TEN YEARS AFTER
Murry Frymer The Co-Founder of this website
wrote about his visceral feelings
trying to cope with 9/11.
First Published in 2001.
Sitting in the Dark By MURRY FRYMER
I HAVE HAD few periods of my life like this. It's unnerving. Things don't reason out, no matter what kind of spin I give it. I am going to sit here quietly, sit and wait, try to understand what is happening around me. I am going to wait for the light and look at familiar things in the sunshine. I am going to get on top of this.
Mr. Bush, the chump, is now a hero to his nation. For a while he was almost comatose and now he is a hero. We will follow him anywhere, though I suspect he doesn't really know where he's going. We honk our horns and wave our flags and sing "God Bless America." I, too, would like to honk and wave and sing, but not now. Not until I figure out what is going on.
Was this a terror attack, or a lucky strike by 19 conspirators who outdid Pearl Harbor all by themselves, with no weapons of their own, with no air force and no army and no troops, only unimpeded opportunity? Did I really see two 110 story buildings cave in with thousands and thousands of people in them? I rub my eyes, but it is my brain that is foggy.
Can a rich Arab in the sands of Afghanistan who hates rich Americans in the towers of New York really conceive all this damage all by himself? Did he look at the TV pictures and feel pleasure, or did he weep at the horror. There were hundreds of his fellow Muslims inside those towers. Did he think: "Maybe I made a mistake?"
Late at night I sit in my living room and think about dying. When people die going about their business in offices, offices just like the ones I used to know, well, I can see them all and know their thoughts and feel their terror. Would I have run for the stairs or picked the elevator or would I have listened to the public address voice that said everything was all right and to return to work.
I can see me there. I can imagine it all happening in the middle of a joke I am telling to the receptionist. Would I have thought about dying right from the start, or would it have crept up on me, slowly, then quickly, with panic and sweat and pounding in my chest. What would I have thought?
I have heard all the blather on television as the media goes about covering the biggest story of the century, although the century is young and god-knows what lies ahead. So much talk. So much opinion. Why the hell don't they shut up? Why do I watch? But how do you turn this nightmare off?
I used to write a newspaper column and if I were still writing a newspaper column I would add yet one more opinion. Or would I have been honest and written what I am writing now, that I am going crazy in the middle of the night waiting for the sun, that I am blind and deaf and dumb and stupid and I can't figure anything out. Because if life doesn't make any more sense than this, then how the hell do you live it? What should you set out to do with your college degree when the building might come down?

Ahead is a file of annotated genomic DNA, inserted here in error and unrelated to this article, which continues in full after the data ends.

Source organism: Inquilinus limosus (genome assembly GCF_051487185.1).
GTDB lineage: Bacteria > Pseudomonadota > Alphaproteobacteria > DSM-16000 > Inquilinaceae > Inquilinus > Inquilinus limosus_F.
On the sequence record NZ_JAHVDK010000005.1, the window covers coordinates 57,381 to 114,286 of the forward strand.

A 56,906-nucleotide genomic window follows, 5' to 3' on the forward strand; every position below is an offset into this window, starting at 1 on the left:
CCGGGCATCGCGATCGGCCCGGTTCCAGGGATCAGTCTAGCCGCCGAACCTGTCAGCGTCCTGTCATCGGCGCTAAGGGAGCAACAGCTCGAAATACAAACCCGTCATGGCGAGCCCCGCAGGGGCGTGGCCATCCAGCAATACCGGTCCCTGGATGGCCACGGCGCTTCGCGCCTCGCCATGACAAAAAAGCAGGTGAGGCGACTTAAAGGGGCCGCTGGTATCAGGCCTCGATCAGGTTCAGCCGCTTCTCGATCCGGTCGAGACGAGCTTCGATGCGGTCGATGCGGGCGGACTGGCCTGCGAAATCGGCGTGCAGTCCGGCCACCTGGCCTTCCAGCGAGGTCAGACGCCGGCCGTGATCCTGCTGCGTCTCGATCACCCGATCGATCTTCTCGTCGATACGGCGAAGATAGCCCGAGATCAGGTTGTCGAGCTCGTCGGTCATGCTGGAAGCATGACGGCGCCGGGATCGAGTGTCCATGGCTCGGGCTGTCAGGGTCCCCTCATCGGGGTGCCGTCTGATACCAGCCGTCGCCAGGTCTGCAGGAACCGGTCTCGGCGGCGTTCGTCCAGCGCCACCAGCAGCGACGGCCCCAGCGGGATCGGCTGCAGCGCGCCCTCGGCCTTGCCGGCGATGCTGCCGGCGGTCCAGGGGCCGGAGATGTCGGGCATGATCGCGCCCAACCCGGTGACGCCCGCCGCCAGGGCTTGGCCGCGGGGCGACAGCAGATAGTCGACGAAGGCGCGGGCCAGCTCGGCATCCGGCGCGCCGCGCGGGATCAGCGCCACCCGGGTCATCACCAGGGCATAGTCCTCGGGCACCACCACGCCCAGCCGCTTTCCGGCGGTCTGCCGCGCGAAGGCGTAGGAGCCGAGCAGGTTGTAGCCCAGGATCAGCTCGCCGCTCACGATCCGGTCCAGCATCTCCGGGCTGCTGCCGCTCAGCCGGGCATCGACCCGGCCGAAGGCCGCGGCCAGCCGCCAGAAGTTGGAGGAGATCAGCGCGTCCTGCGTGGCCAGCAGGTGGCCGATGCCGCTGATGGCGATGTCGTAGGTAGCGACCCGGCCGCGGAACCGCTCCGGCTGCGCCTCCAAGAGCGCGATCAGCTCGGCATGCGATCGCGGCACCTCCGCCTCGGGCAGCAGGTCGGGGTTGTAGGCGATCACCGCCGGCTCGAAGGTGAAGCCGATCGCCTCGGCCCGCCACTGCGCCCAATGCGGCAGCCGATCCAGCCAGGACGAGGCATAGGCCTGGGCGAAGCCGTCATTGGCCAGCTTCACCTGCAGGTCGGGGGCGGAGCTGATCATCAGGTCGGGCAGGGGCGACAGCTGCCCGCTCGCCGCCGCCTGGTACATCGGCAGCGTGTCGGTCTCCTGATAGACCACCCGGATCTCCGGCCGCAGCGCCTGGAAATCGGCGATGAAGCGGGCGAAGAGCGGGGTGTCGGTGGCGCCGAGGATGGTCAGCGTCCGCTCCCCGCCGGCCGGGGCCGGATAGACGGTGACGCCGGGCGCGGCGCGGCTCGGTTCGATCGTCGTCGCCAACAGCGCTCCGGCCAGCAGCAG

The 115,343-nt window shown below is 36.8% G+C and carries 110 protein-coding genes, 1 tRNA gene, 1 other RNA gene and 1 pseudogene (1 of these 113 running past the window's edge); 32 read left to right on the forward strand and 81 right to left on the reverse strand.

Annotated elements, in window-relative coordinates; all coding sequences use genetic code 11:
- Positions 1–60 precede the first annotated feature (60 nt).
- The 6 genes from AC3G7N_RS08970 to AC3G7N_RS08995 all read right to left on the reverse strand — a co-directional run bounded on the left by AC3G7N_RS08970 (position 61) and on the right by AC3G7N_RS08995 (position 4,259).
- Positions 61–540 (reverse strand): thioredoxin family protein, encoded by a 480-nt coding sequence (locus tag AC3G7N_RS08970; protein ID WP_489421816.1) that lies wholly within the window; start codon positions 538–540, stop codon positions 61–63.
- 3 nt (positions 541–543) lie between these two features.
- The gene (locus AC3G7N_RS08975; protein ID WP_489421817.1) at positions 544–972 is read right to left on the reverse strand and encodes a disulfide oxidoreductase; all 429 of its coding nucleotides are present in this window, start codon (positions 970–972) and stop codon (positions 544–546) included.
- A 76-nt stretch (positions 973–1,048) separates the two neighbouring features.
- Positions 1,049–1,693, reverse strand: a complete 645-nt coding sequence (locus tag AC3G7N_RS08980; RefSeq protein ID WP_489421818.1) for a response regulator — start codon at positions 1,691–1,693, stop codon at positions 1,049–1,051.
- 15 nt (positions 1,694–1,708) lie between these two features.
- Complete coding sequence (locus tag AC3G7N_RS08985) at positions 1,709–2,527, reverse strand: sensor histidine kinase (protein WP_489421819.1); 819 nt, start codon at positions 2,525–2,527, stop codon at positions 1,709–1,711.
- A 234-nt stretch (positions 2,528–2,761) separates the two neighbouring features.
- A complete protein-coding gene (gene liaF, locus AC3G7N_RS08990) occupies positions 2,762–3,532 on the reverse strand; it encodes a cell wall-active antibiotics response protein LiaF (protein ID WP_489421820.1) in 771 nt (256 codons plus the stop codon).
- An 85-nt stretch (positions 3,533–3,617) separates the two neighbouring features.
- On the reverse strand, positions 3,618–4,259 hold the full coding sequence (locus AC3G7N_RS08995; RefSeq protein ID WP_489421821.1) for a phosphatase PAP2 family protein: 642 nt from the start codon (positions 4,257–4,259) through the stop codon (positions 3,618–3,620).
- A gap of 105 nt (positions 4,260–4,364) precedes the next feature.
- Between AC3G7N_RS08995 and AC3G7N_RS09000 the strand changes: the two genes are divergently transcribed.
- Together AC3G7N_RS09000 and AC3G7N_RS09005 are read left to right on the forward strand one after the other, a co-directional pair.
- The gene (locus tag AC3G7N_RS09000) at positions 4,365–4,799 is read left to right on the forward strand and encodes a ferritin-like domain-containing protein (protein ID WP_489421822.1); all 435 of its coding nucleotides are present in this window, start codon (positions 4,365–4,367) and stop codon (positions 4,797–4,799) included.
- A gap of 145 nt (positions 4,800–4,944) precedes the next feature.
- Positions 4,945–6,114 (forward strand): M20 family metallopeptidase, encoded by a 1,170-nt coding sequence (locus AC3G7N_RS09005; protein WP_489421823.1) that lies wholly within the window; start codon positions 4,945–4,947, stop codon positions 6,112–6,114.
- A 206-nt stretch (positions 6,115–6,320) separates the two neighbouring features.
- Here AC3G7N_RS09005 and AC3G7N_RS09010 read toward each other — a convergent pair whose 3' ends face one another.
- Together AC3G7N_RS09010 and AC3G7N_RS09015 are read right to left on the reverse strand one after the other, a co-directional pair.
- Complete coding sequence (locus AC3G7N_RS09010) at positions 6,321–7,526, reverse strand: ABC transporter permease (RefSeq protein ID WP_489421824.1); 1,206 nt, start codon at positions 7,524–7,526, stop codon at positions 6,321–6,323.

I have tears in my eyes, though it is nothing specific. I have tears in my eyes much of the time and I can't focus. I have listened to all the terrible stories of mothers and brothers and weird escapes and terrible deaths and cell phone calls. I hate those pictures of the crash and I hate the TV stations for showing them over and over again. Though I watch over and over again, until I can pick out the smallest details, the black airplane wing cutting through the steel like a butter knife. I have flown in hundreds of airplanes, alone, with my wife, with my children. What does it feel like to cut through a building? At what point do you die? Do you live to see the fireball?
What in the hell has happened to reason? What is this misery all about? Who would want it like this? What is the purpose in this?
I will try to go back to sleep now. In my bedroom, I can hear the soft murmuring from my wife's dream. I feel so wretchedly inadequate, unable to protect, unable to foresee, unable to be a man and say man-ish things. I feel worn, and yet, of course I am one of the lucky ones and my world, if not my thoughts, is intact.
Well, I will figure all this out. When the sunshine reoccurs, I will feel better and know better and perhaps see some steps ahead. But Mr. Bush does not reassure me. He speaks words written for him by his literary corps, but Mr. Bush is not the leader I would choose. I would choose Winston Churchill. Where the hell are our Winston Churchills now?
I'm scared. But when the sun rises, so will I. I have to find that confidence, the confidence that seems to be missing all over the TV dial, all over New York, and in me.
©2001 by Murry Frymer. The illustration is ©2001 by Jim Hummel.